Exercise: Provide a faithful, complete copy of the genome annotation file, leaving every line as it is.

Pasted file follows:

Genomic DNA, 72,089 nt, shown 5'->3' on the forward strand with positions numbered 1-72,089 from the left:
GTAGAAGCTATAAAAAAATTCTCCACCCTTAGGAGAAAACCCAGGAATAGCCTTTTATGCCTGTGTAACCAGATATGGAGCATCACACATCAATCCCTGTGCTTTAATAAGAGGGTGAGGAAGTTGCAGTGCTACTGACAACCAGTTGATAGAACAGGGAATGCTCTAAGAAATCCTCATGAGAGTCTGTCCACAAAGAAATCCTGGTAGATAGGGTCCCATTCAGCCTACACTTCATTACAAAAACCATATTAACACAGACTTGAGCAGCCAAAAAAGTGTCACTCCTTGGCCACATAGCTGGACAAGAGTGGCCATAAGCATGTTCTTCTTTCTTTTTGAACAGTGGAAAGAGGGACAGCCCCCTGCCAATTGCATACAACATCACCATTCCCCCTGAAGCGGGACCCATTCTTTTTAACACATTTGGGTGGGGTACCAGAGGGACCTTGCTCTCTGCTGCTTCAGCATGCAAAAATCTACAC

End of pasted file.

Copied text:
Genomic DNA, 72,089 nt, shown 5'->3' on the forward strand with positions numbered 1-72,089 from the left:
GTAGAAGCTATAAAAAAATTCTCCACCCTTAGGAGAAAACCCAGGAATAGCCTTTTATGCCTGTGTAACCAGATATGGAGCATCACACATCAATCCCTGTGCTTTAATAAGAGGGTGAGGAAGTTGCAGTGCTACTGACAACCAGTTGATAGAACAGGGAATGCTCTAAGAAATCCTCATGAGAGTCTGTCCACAAAGAAATCCTGGTAGATAGGGTCCCATTCAGCCTACACTTCATTACAAAAACCATATTAACACAGACTTGAGCAGCCAAAAAAGTGTCACTCCTTGGCCACATAGCTGGACAAGAGTGGCCATAAGCATGTTCTTCTTTCTTTTTGAACAGTGGAAAGAGGGACAGCCCCCTGCCAATTGCATACAACATCACCATTCCCCCTGAAGCGGGACCCATTCTTTTTAACACATTTGGGTGGGGTACCAGAGGGACCTTGCTCTCTGCTGCTTCAGCATGCAAAAATCTACAC